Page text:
When Facebook’s co-founder Mark Zuckerberg paid around $100 million for 700 acres of rural beachfront land on Kauai two years ago to create what Forbes magazine described as a secluded family sanctuary, he actually acquired a not-so-secluded property.
Close to a dozen small parcels within Zuckerberg’s Kauai estate are owned by kamaaina families who have rights to traverse the billionaire’s otherwise private domain.
Now the Facebook CEO is trying to enhance the seclusion of his property by filing several lawsuits aimed at forcing these families to sell their land at a public court auction to the highest bidder.
The legal action known as “quiet title and partition” isn’t uncommon in Hawaii. Yet even with an order from a judge and financial compensation, forcing people to sell land that has been in their families for generations can be off-putting — especially when it’s driven by the sixth-richest person in the world.
“The person being sued is ultimately on the defensive,” said Donald Eby, a real estate attorney and partner in the Colorado law firm Robinson & Henry who isn’t involved in the Zuckerberg actions and directed his comment to quiet title actions in general. “Their ownership is being challenged, and because of that their ownership is put at risk.”
A Center for Excellence in Native Hawaiian Law primer on quiet title and partition law titled “E ‘Onipaa i ke Kulaiwi” said using the law to compel land sales has reduced Native Hawaiian landownership: “Partition by sale in particular is highly problematic for the Native Hawaiian community because it severs a family’s connection to ancestral land.”
Zuckerberg, through several companies he controls, filed the lawsuits against a few hundred people — many living and some dead — who inherited or once owned interests in what are known as kuleana lands where ownership is often largely undocumented.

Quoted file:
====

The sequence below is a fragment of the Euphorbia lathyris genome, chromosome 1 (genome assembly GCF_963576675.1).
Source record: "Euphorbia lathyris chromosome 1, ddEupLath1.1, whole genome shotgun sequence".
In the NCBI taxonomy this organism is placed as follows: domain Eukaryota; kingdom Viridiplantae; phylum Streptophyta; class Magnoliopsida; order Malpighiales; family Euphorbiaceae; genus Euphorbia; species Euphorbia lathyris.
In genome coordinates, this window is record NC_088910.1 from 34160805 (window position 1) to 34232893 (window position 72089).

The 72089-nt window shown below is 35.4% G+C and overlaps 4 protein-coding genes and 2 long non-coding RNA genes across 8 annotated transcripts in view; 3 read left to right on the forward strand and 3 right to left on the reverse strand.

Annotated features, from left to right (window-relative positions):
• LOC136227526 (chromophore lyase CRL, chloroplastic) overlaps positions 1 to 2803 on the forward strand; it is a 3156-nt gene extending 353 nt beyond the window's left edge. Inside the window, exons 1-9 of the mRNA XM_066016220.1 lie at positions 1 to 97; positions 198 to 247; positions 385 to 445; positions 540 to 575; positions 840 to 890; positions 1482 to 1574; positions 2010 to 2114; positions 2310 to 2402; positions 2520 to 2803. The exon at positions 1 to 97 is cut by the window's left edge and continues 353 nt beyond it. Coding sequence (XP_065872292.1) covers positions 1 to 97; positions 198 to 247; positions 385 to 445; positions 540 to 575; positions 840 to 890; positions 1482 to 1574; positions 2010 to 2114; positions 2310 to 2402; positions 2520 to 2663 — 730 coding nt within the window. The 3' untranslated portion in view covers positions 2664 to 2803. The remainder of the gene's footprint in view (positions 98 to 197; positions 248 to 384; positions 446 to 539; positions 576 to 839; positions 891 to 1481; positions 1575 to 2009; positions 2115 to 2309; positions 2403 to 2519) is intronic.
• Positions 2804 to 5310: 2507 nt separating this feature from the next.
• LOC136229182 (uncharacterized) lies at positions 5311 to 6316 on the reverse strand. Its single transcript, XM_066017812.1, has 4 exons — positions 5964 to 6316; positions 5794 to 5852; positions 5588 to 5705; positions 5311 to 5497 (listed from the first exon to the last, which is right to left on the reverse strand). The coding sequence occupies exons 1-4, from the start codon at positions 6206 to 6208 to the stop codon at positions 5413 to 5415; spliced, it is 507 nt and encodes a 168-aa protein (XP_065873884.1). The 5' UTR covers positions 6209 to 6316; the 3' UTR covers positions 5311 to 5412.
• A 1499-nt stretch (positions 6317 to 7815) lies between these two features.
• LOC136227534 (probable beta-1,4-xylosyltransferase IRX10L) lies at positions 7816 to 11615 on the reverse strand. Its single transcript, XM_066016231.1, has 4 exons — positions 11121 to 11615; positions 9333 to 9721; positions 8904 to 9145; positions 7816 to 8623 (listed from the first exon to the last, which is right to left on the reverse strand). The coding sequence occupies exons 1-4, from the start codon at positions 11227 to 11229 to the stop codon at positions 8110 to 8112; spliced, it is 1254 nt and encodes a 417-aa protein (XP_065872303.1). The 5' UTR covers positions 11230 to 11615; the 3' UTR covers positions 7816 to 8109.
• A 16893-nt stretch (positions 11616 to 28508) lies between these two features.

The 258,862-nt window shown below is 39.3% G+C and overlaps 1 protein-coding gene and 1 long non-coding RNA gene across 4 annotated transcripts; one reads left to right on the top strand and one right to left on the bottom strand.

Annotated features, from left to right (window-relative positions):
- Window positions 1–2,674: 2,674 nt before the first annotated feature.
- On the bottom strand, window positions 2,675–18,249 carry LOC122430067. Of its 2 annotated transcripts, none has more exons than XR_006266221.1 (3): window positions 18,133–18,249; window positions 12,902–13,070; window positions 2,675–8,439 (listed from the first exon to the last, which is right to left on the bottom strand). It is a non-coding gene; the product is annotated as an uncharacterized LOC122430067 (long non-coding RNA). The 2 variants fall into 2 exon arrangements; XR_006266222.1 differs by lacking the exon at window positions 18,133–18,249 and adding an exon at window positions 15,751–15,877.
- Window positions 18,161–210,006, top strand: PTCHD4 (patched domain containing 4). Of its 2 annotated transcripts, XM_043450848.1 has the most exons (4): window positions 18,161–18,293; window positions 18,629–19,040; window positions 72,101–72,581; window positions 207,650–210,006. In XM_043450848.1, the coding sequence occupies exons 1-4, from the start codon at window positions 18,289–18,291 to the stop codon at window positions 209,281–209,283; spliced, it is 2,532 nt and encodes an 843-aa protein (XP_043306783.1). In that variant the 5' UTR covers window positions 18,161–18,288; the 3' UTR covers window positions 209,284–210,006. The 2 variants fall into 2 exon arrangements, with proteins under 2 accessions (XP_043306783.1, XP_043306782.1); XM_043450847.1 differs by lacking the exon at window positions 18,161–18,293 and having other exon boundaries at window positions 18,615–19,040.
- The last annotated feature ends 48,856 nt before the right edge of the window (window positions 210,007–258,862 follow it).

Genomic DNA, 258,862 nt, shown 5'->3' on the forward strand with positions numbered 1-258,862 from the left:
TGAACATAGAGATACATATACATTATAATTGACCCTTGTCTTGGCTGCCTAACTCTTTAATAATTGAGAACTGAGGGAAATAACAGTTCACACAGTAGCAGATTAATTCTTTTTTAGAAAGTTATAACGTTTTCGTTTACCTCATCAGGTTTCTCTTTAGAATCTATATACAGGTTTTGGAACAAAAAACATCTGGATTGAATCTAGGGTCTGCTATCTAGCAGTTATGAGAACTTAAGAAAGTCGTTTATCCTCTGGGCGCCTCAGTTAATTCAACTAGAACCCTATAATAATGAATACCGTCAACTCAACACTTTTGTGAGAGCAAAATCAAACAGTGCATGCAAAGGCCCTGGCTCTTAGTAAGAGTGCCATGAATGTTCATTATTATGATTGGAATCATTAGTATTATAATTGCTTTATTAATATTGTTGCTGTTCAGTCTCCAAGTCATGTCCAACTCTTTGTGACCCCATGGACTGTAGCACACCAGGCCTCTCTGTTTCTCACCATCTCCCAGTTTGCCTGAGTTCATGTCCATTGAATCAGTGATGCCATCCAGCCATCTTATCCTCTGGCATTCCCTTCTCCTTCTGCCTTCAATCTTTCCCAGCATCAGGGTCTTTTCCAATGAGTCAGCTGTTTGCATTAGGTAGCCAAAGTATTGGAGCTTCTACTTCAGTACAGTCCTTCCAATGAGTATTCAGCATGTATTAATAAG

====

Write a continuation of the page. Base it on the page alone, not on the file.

Kuleana lands refers to real estate initially acquired by Hawaii citizens through the Kuleana Act of 1850, which followed the Great Mahele, in which the Hawaiian kingdom began allowing private ownership of land. Often, kuleana lands automatically passed to heirs of the first owner in absence of a will or deed, and then down through subsequent generations of descendents who in some cases now own just fractions of an interest in the property without documentation.
Hawaii’s quiet title law can be used to establish legal title to such land. However, quieting these “noisy” real estate titles is expensive and therefore doesn’t happen often unless someone with the financial resources and interest in the property becomes engaged.
“This is a big problem in Hawaii,” said one local lawyer who isn’t involved in the Zuckerberg case, but asked not to be named because of sensitivities surrounding the issue.
A contested case with many owners can cost $100,000 or $200,000 or more. For someone to use the law to not only establish title, but to also force a sale requires that they have an ownership claim. For some of the Kauai land, Zuckerberg has done this by purchasing interests from several part-owners.
Keoni Shultz, a partner at the Honolulu law firm Cades Schutte representing Zuckerberg companies in the litigation, said in an email that it’s common for large tracts of land in Hawaii to contain small parcels that lack clear ownership title and have co-owners who might not be aware of what they own.
“Quiet title actions are the standard and prescribed process to identify all potential co-owners, determine ownership, and ensure that, if there are other co-owners, each receives appropriate value for their ownership share,” Schultz said.
Three Zuckerberg companies — Pilaa International LLC, Northshore Kalo LLC and High Flyer LLC — filed eight quiet title lawsuits Dec. 30 in state Circuit Court on Kauai.
In one suit the only named defendant is Oma, a Hawaiian woman who is believed to be the first private owner of one parcel within Zuckerberg’s property. She has no surname, as was tradition in old Hawaii.
Another case names Eliza Kauhaahaa, Annie I and long-deceased defendants including Kelekahi, Palaha, Laka, Lote, Luliana, Kapahu and Kaluuloa.
Some cases filed by Zuckerberg involve properties believed to have no living owners. In this instance, Zuckerberg’s team will have to trace ownership through genealogical records and make valid efforts to identify any living descendents and, if found, notify them so they have an opportunity to participate in the court action.